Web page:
67. The onset of the Depression had a rapid political impact in Germany, in the September 1930 election. From just 12 members in the Reichstag, the Nazi party now had more than 100. Opposing the Comintern’s “Third Period” line, which designated the social democrats as “social fascists”, Trotsky called for the development of a united front to meet the Nazi threat. Warning that the Nazis’ aim was to destroy the entire workers’ movement, Trotsky wrote, in his first statement after the election: “Assuming a defensive position means a policy of closing ranks with the majority of the German working class and forming a united front with the Social Democratic and nonparty workers against the fascist threat. Denying this threat, belittling it, failing to take it seriously is the greatest crime that can be committed today against the proletarian revolution in Germany. What will the Communist Party ‘defend’? The Weimar Constitution? No, we will leave that task to Brandler. The Communist Party must call for the defence of those material and moral positions which the working class has managed to win in the German state. This most directly concerns the fate of the workers’ political organisations, trade unions, newspapers, printing plants, clubs, libraries, etc. Communist workers must say to their Social Democratic counterparts: ‘The policies of our parties are irreconcilably opposed; but if the fascists come tonight to wreck your organisation’s hall, we will come running, arms in hand, to help you. Will you promise us that if our organisation is threatened you will rush to our aid?’ This is the quintessence of our policy in the present period. All agitation must be pitched in this key.”[26]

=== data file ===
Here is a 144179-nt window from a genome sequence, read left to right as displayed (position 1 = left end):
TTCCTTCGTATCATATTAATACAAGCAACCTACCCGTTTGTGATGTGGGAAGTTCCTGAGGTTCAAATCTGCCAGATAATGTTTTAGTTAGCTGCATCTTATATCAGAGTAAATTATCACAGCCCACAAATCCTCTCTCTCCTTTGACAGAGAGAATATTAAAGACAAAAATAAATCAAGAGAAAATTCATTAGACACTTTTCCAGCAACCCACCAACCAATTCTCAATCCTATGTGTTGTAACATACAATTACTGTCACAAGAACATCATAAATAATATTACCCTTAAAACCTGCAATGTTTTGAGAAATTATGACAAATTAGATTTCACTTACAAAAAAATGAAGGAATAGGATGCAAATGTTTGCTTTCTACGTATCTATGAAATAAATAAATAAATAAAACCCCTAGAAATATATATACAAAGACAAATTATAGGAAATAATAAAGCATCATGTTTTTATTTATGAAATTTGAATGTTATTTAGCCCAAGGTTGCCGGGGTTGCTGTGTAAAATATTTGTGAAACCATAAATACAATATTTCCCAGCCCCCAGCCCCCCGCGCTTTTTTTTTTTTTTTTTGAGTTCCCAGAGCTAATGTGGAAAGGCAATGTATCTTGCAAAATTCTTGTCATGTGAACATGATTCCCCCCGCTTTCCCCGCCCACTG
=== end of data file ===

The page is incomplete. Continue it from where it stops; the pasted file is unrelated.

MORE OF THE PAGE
68. The Stalinists’ Third Period line, which sounded very left wing and radical, was actually a form of extreme passivity, summed up in the slogan of the German Communist Party “After Hitler, our turn.” It abandoned the struggle to expose the treacherous social democratic leaders and replaced the struggle to win the millions of workers still in their ranks with a bureaucratic ultimatum. It split the most powerful workers’ movement in the world, opening the way for the coming to power of the Nazis in January 1933.